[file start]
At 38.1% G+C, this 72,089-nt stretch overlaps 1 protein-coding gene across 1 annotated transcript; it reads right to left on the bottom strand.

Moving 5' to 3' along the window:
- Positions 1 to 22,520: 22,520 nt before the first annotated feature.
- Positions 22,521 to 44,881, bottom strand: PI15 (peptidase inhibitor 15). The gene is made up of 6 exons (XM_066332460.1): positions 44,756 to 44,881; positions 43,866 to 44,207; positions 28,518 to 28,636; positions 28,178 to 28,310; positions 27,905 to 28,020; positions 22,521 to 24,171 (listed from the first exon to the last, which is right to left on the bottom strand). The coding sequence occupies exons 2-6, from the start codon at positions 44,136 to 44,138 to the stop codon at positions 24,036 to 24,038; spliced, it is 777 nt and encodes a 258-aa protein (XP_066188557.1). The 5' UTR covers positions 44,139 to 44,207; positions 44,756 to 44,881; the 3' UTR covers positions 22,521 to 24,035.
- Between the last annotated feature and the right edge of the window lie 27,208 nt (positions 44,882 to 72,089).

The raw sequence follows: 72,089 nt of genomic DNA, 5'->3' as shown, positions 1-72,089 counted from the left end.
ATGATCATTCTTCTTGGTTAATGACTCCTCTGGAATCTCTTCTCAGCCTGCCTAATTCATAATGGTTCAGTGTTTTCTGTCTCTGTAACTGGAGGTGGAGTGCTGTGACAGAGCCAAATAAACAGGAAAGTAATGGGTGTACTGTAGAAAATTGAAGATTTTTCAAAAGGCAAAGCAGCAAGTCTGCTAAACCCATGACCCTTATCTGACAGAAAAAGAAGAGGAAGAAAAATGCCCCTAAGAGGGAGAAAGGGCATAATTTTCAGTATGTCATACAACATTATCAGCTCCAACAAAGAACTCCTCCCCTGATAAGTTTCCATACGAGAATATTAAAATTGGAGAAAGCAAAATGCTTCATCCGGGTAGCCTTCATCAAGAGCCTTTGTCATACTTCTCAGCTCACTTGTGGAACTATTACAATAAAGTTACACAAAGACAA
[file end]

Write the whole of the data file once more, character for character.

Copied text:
At 38.1% G+C, this 72,089-nt stretch overlaps 1 protein-coding gene across 1 annotated transcript; it reads right to left on the bottom strand.

Moving 5' to 3' along the window:
- Positions 1 to 22,520: 22,520 nt before the first annotated feature.
- Positions 22,521 to 44,881, bottom strand: PI15 (peptidase inhibitor 15). The gene is made up of 6 exons (XM_066332460.1): positions 44,756 to 44,881; positions 43,866 to 44,207; positions 28,518 to 28,636; positions 28,178 to 28,310; positions 27,905 to 28,020; positions 22,521 to 24,171 (listed from the first exon to the last, which is right to left on the bottom strand). The coding sequence occupies exons 2-6, from the start codon at positions 44,136 to 44,138 to the stop codon at positions 24,036 to 24,038; spliced, it is 777 nt and encodes a 258-aa protein (XP_066188557.1). The 5' UTR covers positions 44,139 to 44,207; positions 44,756 to 44,881; the 3' UTR covers positions 22,521 to 24,035.
- Between the last annotated feature and the right edge of the window lie 27,208 nt (positions 44,882 to 72,089).

The raw sequence follows: 72,089 nt of genomic DNA, 5'->3' as shown, positions 1-72,089 counted from the left end.
ATGATCATTCTTCTTGGTTAATGACTCCTCTGGAATCTCTTCTCAGCCTGCCTAATTCATAATGGTTCAGTGTTTTCTGTCTCTGTAACTGGAGGTGGAGTGCTGTGACAGAGCCAAATAAACAGGAAAGTAATGGGTGTACTGTAGAAAATTGAAGATTTTTCAAAAGGCAAAGCAGCAAGTCTGCTAAACCCATGACCCTTATCTGACAGAAAAAGAAGAGGAAGAAAAATGCCCCTAAGAGGGAGAAAGGGCATAATTTTCAGTATGTCATACAACATTATCAGCTCCAACAAAGAACTCCTCCCCTGATAAGTTTCCATACGAGAATATTAAAATTGGAGAAAGCAAAATGCTTCATCCGGGTAGCCTTCATCAAGAGCCTTTGTCATACTTCTCAGCTCACTTGTGGAACTATTACAATAAAGTTACACAAAGACAA